Anchorage Assembly: Indoor Tennis Courts On Hold, Labor Law Hearing Wednesday

Supporters of building the Northern Lights Recreation Center which would house six indoor tennis courts wore stickers with the words 'Yes on Tennis' scrawled across a green tennis ball at the regular meeting of the Anchorage Assembly Tuesday night.
Supporters of building the Northern Lights Recreation Center, which would house six indoor tennis courts, wore stickers with the words ‘Yes on Tennis’ scrawled across a green tennis ball. Nearly 50 people testified on the issue at the regular meeting of the Anchorage Assembly Tuesday night.

A plan to build indoor tennis courts was put on hold at the regular Anchorage Assembly meeting Tuesday night. The body voted unanimously to accept a 26.5 million dollar bundle of legislative funding for improvements to several city-run buildings, but postponed their vote on whether to accept 10.5 million dollars for the construction of a new city-run Recreation Center. The center would hold six tennis courts and two half-basketball courts. Tennis organizations and Mayor Dan Sullivan support the plan. But some Assembly members are critical of accepting the money because they did not request it. Assembly members said they wanted more time to gather information. Around 50 people testified on the issue. The majority supported building the courts. The issue will be before the Assembly again on October 22nd. Dozens of people who showed up to testify on measures related to a controversial labor law passed last Spring ran out of time to testify at 11pm and the meeting will be continued Wednesday at 6pm.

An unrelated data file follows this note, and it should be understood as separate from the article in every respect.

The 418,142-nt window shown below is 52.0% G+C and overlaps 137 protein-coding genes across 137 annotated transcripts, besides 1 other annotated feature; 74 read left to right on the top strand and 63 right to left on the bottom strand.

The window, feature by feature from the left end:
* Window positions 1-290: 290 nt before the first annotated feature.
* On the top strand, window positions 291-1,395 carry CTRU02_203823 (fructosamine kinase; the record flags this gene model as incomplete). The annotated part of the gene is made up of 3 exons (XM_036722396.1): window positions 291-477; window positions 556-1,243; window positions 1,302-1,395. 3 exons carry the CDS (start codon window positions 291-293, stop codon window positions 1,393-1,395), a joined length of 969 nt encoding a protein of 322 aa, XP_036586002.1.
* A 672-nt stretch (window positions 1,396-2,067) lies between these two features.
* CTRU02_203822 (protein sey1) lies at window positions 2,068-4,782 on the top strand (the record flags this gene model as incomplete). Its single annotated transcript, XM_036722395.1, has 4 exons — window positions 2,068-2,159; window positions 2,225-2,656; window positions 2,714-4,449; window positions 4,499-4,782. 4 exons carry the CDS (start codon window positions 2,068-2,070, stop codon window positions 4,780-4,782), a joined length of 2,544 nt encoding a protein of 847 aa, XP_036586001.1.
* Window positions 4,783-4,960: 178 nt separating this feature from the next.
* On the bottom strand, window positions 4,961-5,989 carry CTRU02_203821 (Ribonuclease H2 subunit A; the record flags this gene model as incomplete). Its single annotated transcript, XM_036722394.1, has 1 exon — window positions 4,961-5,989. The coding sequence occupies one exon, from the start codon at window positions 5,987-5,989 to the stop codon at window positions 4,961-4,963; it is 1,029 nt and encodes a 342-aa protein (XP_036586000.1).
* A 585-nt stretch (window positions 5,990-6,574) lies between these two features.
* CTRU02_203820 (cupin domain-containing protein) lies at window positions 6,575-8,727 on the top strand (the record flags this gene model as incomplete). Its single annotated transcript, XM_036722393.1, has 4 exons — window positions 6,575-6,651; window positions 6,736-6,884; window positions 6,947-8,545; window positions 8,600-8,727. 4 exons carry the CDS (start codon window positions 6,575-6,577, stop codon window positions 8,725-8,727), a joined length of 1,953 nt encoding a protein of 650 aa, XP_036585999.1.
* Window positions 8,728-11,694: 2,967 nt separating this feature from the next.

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Daysha Eaton is the News Director at KBBI in Homer. Daysha Eaton holds a B.A. from Evergreen State College, and a M.A. from the University of Southern California. Daysha got her start in radio at Seattle public radio stations, KPLU and KUOW. Before coming to KBBI, she was the News Director at KYUK in Bethel. She has also worked as the Southcentral Reporter for KSKA in Anchorage. Daysha's work has appeared on NPR's "Morning Edition" and "All Things Considered", PRI's "The World" and "National Native News". She's happy to take assignments, and to get news tips, which are best sent via email. Daysha became a journalist because she believes in the power of storytelling. Stories connect us and they help us make sense of our world. They shed light on injustice and they comfort us in troubled times. She got into public broadcasting because it seems to fulfill the intention of the 4th Estate and to most effectively apply the freedom of the press granted to us through the Constitution. She feels that public radio has a special way of moving people emotionally through sound, taking them to remote places, introducing them to people they would not otherwise meet and compelling them to think about issues they might ordinarily overlook.